FDIC v. National Union Fire Insurance Company of Pittsburgh, PA, 1990 WL 50721 (Tenn. Ct. App. 1990) aff’d 837 S.W. 2d 373 (Tenn. 1992) after remand, 1995 WL 48462 (Tenn. 1995)
When the Butcher bank failures occurred during the mid-1980's, were were primarily involved in obtaining rescission of a Director’s and Officer’s Liability and Company Reimbursement policy issued by National Union to the failed United American Bank of Knoxville. In the end, we obtained rescission of the D&O Policy thereby avoiding potential claims of in excess of $24,000,000. Likewise, we were instrumental in settling other claims against directors and officers of the failed banks in negotiating settlements with the FDIC and providing defense strategy to attorneys for the individual directors and officers.
Phelps v. Bank of America, 2009 WL 690695 (Tenn. Ct. App. Mar. 13, 2009).
We successfully defended a bank in an action brought by a joint venture partner claiming negligence and breach of contract based on bank’s distribution of loan proceeds to the joint venture entity.
Union Planters Financial Corp. v. Continental Casualty Company, 478 F.3d 759 (6th Cir. 2007)
Represented the first tier excess carrier and obtained summary judgment pursuant to an endorsement on the policy requiring simultaneous notice to the excess carrier, when notice provided to the primary carrier was a condition precedent to coverage. The district court and the Court of Appeals ruled that late notice (28 days) was not contemporaneous and that prejudice was not required to avoid coverage under the excess policy, thus avoiding a potential exposure of $25,000,000 to the excess carrier.
Western Express v. Lexington Insurance Company, 2008 WL 465263 (Tenn. Ct. App. 2008)
Case of first impression in Tennessee on whether a clause that required the insured to be “actually in or upon the vehicle” as a condition precedent to theft coverage was enforceable and whether BMC 32 required the insurer to provide a defense to the any suit against the common carrier for cargo losses. The Court of Appeals upheld the provision and further held that no duty to defend existed due to the inclusion of BMC 32 within the policy.
Case distinguishing between price differential in lease agreement and usury
Tennessee Supreme Court distinguished between price differential in lease agreement and usury. Choice of law was at issue-an important issue for ortant issue for lenders prior to usury statute amendments.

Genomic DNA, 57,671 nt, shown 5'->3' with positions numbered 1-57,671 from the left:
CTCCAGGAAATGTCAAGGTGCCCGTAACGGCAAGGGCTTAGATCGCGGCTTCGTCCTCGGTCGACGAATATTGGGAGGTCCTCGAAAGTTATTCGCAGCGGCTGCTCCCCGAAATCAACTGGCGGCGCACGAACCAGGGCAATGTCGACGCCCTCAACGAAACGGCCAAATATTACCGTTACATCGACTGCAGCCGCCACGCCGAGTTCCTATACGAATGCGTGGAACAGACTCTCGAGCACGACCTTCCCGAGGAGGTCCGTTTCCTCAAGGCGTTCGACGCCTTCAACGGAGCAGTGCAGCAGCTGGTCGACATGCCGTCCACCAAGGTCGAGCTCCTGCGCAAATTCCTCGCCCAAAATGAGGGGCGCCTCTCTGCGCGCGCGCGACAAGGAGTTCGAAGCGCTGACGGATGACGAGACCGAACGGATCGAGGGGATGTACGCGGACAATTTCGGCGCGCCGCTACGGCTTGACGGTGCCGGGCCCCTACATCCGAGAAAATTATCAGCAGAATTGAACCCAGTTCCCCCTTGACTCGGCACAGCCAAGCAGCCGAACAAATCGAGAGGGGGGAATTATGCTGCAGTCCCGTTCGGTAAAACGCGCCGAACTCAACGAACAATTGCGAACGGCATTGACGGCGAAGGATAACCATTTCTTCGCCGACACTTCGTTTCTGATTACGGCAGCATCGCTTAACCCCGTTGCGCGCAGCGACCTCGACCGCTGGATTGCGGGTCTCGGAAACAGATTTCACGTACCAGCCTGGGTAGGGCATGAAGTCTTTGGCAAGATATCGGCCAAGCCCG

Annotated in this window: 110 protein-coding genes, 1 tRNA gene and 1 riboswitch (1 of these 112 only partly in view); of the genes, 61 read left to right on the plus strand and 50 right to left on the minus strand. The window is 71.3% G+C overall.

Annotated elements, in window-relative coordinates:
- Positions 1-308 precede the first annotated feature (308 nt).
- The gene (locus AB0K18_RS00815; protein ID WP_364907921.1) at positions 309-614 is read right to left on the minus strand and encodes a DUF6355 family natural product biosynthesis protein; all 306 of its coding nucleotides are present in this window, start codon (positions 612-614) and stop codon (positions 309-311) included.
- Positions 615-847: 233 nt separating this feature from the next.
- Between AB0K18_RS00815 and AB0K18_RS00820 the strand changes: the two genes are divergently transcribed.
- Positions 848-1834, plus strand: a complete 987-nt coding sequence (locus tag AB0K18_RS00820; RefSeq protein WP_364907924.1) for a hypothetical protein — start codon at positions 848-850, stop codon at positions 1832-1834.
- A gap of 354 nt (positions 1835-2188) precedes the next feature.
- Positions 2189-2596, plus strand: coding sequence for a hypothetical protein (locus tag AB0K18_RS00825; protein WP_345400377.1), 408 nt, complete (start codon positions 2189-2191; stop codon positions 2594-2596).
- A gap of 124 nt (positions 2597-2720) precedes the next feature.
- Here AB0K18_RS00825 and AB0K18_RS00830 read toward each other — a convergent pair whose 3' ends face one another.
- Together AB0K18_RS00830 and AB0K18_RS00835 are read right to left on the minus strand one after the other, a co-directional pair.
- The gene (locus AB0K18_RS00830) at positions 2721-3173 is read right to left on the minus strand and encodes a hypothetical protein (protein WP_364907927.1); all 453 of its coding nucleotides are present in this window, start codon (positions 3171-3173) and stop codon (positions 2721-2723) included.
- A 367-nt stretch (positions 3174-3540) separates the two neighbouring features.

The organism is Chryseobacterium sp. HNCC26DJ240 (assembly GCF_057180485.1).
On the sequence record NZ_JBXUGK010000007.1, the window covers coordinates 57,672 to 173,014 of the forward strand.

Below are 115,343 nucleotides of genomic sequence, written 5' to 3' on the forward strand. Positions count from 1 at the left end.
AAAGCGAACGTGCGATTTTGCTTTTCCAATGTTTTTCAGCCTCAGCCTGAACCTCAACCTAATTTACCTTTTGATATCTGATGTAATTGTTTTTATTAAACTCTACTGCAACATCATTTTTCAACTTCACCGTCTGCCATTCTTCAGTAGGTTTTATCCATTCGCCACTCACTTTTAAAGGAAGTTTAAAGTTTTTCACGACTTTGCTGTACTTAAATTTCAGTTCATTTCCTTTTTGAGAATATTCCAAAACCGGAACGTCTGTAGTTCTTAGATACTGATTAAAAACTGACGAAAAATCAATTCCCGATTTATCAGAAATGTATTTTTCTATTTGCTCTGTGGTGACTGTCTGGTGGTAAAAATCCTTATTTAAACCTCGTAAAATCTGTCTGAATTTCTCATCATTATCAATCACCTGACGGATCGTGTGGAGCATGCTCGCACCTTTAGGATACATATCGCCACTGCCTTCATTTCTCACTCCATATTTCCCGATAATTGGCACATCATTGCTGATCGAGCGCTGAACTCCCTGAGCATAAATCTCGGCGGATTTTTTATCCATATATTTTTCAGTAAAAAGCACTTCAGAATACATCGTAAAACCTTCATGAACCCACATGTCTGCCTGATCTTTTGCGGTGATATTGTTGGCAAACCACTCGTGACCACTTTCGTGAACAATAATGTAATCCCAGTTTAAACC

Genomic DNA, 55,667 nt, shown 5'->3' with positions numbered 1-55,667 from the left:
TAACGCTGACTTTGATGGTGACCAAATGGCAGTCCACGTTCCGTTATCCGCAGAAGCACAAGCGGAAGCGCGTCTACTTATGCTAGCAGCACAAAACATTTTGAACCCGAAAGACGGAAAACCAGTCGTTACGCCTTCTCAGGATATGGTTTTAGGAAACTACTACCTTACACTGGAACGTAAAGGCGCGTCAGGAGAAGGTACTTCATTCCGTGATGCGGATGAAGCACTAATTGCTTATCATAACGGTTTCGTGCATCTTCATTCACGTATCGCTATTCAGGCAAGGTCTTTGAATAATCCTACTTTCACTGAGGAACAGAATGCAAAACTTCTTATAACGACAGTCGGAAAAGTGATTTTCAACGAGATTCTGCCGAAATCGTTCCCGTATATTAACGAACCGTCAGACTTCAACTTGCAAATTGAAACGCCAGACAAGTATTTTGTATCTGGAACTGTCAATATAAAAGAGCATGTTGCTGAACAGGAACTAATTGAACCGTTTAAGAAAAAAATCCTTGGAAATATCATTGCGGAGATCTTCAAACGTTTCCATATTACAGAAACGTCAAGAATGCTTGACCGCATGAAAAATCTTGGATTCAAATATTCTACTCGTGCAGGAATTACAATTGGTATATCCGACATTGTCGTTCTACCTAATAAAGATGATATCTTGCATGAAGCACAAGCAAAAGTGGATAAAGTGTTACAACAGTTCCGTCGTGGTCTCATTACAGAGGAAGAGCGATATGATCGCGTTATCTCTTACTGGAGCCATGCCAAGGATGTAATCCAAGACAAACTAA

Litigation against OEM to prevent unilateral price reductions and negotiated continuation of business
We represented a Tier One engine cradle and suspension assembly manufacturer in a suit against a major automotive OEM in an attempt to prevent further unilateral price reductions under long term supply agreements as part of the OEM's effort to cut costs and avoid bankruptcy. Our client filed suit in Warren County, Tennessee, and the OEM filed suit against our client four days later in Macomb County Circuit Court, Macomb County, Michigan. The Michigan court refused to dismiss the case, finding venue proper in Michigan. The Tennessee court found the OEM long term supply agreement venue provision vague and refused to dismiss the case, causing the OEM's CEO to instruct the OEM’s worldwide purchasing chief to settle the case, putting an end to the unilateral price reductions. The case resolved on favorable terms after four days of settlement negotiations with our client remaining as an OEM supplier. We also revised our client's terms and conditions of sale and purchase subsequent to settlement of the OEM litigation and continue to assisted this client on various matters in connection with its relationships with other OEMs.
Representation of construction company in arbitration
Arbitration and waiver.
Represented PRPs at Superfund sites in NY, NC and TN
Represented PRPs at Superfund sites in New York, North Carolina and Tennessee. Negotiated with EPA as member of joint defense groups to reach monetary settlement.
TN Supreme Court case resolved issues threatening foreclosure sales
Tennessee Supreme Court reversed Court of Appeals holding in unrelated case holding that language of d/t waiving "equity of redemption" was valid and applied to statutory right of redemption. This case resolved issues that threatened foreclosure sales.